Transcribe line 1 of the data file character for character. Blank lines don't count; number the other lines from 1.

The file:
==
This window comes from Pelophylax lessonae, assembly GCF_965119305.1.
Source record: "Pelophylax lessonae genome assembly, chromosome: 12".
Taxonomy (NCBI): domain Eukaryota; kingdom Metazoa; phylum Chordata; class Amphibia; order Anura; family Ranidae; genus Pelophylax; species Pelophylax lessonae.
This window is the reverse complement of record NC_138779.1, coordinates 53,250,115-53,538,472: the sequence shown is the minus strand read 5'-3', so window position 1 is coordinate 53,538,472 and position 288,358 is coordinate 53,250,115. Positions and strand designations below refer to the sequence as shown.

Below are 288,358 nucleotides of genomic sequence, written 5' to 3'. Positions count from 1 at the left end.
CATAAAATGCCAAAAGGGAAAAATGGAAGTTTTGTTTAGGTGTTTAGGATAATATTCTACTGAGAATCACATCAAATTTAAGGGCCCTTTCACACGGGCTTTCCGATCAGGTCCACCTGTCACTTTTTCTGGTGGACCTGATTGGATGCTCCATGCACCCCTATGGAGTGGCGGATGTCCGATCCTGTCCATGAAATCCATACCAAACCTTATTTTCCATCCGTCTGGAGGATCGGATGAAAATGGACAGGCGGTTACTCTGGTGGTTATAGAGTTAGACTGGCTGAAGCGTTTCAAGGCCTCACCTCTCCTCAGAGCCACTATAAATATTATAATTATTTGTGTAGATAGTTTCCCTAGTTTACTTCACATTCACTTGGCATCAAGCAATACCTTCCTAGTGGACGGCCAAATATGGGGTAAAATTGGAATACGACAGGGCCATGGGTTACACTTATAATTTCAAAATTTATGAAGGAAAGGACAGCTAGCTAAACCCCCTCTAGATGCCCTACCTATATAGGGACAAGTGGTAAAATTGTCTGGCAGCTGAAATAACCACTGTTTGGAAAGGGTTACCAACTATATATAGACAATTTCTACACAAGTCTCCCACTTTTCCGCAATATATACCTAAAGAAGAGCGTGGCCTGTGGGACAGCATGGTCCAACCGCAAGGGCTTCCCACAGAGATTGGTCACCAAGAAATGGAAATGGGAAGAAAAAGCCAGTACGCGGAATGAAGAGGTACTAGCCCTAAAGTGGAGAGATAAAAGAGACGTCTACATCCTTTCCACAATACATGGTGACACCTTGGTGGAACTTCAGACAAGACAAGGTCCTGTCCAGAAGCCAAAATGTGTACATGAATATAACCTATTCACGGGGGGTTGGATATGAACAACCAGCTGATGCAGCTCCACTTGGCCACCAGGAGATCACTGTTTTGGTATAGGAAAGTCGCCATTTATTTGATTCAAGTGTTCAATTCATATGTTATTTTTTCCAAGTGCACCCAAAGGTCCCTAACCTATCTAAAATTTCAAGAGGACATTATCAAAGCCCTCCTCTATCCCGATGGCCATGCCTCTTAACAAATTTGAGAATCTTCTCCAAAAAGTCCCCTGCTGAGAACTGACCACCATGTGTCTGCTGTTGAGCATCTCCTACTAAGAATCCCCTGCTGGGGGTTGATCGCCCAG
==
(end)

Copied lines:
This window comes from Pelophylax lessonae, assembly GCF_965119305.1.